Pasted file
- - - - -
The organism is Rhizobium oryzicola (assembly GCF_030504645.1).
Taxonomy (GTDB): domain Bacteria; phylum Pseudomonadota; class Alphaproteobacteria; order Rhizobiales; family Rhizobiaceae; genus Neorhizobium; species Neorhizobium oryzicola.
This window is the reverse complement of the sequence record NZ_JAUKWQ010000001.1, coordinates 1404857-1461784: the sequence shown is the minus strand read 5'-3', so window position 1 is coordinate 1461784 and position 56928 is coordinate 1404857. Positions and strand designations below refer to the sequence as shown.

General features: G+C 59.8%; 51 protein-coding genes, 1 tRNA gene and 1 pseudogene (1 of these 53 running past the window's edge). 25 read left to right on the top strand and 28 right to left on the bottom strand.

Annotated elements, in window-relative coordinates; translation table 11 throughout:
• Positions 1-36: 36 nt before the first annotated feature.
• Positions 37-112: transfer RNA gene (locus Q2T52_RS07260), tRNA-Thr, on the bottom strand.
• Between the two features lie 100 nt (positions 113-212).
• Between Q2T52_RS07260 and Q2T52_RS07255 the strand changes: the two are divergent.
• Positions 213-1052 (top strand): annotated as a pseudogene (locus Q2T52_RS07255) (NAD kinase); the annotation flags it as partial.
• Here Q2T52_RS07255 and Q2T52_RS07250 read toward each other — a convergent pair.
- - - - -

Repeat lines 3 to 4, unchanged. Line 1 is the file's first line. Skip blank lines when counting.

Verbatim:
This window is the reverse complement of the sequence record NZ_JAUKWQ010000001.1, coordinates 1404857-1461784: the sequence shown is the minus strand read 5'-3', so window position 1 is coordinate 1461784 and position 56928 is coordinate 1404857. Positions and strand designations below refer to the sequence as shown.

General features: G+C 59.8%; 51 protein-coding genes, 1 tRNA gene and 1 pseudogene (1 of these 53 running past the window's edge). 25 read left to right on the top strand and 28 right to left on the bottom strand.